|No, this is not the arm-cranking ergometer that was used in the study at hand, but for those of you who like to do their HIIT exercise on the road this would be an alternative.|
As Osawa et al. point out, there is a vast number of studies that have investigated the effects of short term HIIT and/or combined exercise on skeletal muscles. Studies that investigate the effects of an HIIT program using a leg cycling (LC) and an arm-cranking (AC) ergometer, on the other hand, are non-existent.
Thus, the exercise protocol the Japanese researchers used conducted is unique, as it uses a HIIT program that consisted of
- 16- to 24-minute exercise sessions that were separated by at least 2 days
- each bout of HIIT consisted of 8-12 sets during the fist 4 weeks - after 4 weeks the number of the repetitions was adjusted depending on the participants’ physical condition and was a minimum of eight sets, while the workload was progressively increased
- either an electronically braked LC ergometer (Power Max VIII; Konami Sports & Life Co, Ltd, Tokyo, Japan) or
- a similar, electronically braked AC ergometer (Exite Top; Technogym, Tokyo, Japan)
|Figure 1: Overview of the two HIIT groups. In the LC group the participants trained exclusively on a cycling ergometer. In the LC-AC group the subjects worked out on a cycling and arm-cranking ergometer (Osawa. 2014)|
So we are comparing "regular" HIIT (LC) to combined HIIT (LC-AC)
We do thus have a "regular" HIIT study on the cycling ergometer (you've read about several of these on the SuppVersity, already) and an "innovative" upper + lower body HIIT regimen consisting of leg cycling and arm-cranking. Now, you tell me: Which one do you think hat greater beneficial effects on the fitness and exercise performance of the subjects?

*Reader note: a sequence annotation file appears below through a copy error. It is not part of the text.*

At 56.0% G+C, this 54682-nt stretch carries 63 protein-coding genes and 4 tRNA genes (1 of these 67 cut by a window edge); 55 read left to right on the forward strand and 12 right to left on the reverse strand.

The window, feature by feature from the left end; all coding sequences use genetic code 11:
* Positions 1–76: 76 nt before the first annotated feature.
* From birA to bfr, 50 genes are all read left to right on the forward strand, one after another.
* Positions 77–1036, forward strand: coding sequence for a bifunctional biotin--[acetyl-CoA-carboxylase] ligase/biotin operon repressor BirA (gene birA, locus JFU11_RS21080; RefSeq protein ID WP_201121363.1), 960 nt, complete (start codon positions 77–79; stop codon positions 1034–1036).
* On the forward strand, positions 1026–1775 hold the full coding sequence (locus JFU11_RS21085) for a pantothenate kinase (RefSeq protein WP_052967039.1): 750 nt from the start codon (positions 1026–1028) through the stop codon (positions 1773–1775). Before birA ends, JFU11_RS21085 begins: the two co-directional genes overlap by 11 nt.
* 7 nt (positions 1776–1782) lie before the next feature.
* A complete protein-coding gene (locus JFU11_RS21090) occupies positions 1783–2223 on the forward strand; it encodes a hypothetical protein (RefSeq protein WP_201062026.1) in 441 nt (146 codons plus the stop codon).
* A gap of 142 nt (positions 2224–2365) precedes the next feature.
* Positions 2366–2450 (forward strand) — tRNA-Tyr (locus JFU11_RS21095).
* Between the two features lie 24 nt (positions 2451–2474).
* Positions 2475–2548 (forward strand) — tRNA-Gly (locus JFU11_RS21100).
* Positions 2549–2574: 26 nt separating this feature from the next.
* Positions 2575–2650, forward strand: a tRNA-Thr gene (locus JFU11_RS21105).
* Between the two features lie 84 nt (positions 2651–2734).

|Figure 2: Rel. pre- vs. post-changes physical fitness & performance (Osawa. 2014)|
Beware of the different exercise intensities in the arm-cranking tests: If we are brutally honest, though, the comparison of the heart rate during arm-cranking is not really fair. I mean, if you work out at an intensity of 120W (LC-AC group), this will necessarily bring your heart rate up higher than arm-cranking at "only" 94W (AC group in the arm-cranking post-test). Since similar differences were not observed on the cycle ergometer, we can still maintain that the combined exercise protocol had more favorable effects on the heart rate response of the study participants.Against that background and in view of the fact that full-body workouts will usually produce greater changes in body composition than leg-only workouts, you will probably expect a significant advantage for the LC-AC group, when it comes to changes in lean body mass.
|Figure 3: Changes in total and lean body mass over the course of the 16-week study (Osawa. 2014)|
- Osawa, Yusuke, et al. "Effects of 16-week high-intensity interval training using upper and lower body ergometers on aerobic fitness and morphological changes in healthy men: a preliminary study." Open access journal of sports medicine 5 (2014): 257.